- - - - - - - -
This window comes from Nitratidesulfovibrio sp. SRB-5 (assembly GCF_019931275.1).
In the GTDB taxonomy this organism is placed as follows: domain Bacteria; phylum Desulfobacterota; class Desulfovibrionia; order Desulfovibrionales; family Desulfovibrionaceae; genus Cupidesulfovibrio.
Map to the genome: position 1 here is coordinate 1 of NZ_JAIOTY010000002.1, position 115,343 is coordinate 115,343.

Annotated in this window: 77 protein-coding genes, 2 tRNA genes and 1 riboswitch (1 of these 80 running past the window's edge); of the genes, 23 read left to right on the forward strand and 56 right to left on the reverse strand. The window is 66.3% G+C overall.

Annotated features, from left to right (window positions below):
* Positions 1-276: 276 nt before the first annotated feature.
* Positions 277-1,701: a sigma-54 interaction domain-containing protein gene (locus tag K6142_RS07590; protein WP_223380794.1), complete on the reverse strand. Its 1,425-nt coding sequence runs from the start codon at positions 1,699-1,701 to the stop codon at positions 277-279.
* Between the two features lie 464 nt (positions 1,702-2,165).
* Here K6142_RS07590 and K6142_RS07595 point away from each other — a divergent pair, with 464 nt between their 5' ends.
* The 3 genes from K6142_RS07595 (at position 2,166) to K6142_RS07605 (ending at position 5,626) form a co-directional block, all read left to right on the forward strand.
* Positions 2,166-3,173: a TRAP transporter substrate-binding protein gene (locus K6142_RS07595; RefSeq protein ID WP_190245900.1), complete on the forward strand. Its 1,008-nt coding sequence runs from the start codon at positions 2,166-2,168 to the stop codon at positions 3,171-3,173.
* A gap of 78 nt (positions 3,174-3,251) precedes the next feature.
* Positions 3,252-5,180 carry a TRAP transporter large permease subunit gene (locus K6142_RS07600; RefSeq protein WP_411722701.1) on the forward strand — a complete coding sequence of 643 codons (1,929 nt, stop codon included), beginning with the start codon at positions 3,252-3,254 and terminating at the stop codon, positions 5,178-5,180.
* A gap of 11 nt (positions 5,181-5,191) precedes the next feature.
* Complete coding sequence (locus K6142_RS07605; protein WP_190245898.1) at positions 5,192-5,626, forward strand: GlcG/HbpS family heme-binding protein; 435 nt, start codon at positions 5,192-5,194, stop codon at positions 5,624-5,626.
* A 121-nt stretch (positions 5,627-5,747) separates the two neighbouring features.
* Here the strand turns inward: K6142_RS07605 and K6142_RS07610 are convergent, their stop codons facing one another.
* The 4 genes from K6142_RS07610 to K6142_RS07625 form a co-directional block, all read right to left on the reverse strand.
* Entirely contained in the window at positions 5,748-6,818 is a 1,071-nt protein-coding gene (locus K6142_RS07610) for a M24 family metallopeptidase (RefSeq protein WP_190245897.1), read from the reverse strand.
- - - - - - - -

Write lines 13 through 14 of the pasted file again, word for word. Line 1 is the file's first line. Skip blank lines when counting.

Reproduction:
* Positions 3,252-5,180 carry a TRAP transporter large permease subunit gene (locus K6142_RS07600; RefSeq protein WP_411722701.1) on the forward strand — a complete coding sequence of 643 codons (1,929 nt, stop codon included), beginning with the start codon at positions 3,252-3,254 and terminating at the stop codon, positions 5,178-5,180.
* A gap of 11 nt (positions 5,181-5,191) precedes the next feature.